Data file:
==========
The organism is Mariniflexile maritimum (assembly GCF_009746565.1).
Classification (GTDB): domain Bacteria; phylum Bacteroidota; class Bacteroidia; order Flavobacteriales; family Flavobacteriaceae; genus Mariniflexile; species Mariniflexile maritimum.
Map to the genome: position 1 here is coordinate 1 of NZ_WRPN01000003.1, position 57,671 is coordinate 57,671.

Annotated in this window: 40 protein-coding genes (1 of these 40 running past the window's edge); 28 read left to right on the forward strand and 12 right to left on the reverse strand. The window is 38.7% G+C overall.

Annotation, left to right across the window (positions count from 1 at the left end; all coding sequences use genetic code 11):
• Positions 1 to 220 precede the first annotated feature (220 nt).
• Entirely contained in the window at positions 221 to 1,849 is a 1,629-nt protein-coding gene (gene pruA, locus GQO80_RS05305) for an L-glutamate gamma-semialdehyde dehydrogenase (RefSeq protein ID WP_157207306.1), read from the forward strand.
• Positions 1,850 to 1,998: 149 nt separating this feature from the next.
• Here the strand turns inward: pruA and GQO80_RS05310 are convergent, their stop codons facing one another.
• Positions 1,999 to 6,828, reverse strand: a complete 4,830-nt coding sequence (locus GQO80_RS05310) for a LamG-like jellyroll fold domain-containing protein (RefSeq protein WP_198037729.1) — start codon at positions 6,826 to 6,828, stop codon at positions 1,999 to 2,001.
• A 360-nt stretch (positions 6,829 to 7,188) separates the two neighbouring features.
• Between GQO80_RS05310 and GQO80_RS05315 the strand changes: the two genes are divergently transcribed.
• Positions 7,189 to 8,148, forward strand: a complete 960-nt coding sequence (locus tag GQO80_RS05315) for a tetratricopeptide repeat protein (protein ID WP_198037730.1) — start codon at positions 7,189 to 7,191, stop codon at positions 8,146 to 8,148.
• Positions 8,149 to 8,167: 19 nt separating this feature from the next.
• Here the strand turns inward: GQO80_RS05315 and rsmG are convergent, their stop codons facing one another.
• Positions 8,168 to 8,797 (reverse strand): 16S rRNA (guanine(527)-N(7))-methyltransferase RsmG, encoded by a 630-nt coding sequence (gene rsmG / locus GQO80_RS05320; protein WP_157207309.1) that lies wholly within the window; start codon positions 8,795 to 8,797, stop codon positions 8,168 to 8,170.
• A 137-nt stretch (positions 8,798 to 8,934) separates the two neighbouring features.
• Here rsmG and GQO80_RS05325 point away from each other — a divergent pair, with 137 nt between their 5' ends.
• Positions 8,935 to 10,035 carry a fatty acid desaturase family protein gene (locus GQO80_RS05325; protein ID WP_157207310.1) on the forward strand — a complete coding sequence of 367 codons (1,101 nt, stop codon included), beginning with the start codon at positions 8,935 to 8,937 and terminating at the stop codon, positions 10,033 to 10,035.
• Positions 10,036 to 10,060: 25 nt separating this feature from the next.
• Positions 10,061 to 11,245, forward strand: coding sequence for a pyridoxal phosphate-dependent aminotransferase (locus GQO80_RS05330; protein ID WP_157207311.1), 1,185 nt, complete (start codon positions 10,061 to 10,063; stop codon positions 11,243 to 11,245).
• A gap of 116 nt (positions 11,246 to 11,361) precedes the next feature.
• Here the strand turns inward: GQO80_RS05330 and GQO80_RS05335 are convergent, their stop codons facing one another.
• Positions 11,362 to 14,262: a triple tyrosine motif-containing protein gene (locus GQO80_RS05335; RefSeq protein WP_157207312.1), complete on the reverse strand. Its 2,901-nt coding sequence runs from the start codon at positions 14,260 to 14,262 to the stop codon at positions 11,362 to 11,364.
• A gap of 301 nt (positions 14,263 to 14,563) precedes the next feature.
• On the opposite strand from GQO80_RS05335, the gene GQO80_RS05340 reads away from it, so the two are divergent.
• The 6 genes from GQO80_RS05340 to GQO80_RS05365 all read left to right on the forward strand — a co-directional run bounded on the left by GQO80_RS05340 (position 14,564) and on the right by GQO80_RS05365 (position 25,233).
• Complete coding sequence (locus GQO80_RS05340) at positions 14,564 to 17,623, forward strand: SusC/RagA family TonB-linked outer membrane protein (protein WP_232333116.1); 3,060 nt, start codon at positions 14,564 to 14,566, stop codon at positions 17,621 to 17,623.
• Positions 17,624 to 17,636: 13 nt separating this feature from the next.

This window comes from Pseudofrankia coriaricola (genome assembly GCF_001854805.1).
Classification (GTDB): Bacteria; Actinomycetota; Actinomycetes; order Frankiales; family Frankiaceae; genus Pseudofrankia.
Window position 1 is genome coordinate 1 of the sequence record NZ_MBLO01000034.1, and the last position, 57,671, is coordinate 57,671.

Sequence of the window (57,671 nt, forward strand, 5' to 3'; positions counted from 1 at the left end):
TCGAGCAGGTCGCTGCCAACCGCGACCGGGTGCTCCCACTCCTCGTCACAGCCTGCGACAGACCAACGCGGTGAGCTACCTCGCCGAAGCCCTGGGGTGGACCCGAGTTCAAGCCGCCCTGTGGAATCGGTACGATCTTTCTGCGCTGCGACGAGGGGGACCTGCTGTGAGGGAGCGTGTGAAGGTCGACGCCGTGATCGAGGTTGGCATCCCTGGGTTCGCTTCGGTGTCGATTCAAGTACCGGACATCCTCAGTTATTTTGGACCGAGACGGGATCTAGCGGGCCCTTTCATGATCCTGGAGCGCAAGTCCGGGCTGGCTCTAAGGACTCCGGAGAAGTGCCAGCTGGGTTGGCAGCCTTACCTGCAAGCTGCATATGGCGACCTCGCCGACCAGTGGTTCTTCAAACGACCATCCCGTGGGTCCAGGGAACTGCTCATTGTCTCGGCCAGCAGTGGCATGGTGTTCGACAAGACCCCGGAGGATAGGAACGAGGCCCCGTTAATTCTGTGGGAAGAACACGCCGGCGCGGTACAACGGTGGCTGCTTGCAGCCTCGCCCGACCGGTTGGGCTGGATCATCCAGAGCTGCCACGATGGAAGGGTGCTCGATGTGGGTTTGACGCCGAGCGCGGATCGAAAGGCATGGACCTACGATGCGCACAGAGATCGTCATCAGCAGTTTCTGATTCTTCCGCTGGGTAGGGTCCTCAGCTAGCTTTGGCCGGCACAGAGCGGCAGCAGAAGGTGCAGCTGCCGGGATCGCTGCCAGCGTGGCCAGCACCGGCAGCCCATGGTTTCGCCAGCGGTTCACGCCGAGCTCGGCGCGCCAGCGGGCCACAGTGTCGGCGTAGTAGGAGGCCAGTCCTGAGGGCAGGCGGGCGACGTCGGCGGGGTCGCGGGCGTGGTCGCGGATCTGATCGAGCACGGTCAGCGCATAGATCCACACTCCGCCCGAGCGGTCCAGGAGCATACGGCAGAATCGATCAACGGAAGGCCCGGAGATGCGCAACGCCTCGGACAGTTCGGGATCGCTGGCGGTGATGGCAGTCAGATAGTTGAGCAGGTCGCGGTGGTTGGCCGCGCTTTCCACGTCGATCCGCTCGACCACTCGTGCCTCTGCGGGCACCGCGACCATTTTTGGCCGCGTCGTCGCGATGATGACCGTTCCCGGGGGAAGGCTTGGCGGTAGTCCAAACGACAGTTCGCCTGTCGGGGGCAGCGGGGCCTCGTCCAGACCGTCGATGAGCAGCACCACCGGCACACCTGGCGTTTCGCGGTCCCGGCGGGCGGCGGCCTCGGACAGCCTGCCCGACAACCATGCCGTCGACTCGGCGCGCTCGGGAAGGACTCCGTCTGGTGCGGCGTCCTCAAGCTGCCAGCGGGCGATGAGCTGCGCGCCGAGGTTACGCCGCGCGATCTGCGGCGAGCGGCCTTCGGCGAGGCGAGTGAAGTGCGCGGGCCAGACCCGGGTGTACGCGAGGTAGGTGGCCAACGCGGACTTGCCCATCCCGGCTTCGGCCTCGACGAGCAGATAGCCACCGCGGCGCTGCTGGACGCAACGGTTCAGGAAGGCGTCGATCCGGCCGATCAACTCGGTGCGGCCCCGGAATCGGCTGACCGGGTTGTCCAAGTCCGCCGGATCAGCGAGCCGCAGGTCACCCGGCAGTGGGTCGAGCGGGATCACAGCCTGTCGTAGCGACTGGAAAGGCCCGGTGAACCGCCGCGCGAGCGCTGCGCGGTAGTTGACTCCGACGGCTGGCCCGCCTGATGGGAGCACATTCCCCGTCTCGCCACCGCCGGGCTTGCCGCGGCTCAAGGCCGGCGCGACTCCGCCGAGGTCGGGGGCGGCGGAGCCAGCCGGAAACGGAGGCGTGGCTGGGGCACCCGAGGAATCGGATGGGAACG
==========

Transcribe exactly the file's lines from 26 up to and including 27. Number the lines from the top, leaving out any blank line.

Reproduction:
• On the opposite strand from GQO80_RS05335, the gene GQO80_RS05340 reads away from it, so the two are divergent.
• The 6 genes from GQO80_RS05340 to GQO80_RS05365 all read left to right on the forward strand — a co-directional run bounded on the left by GQO80_RS05340 (position 14,564) and on the right by GQO80_RS05365 (position 25,233).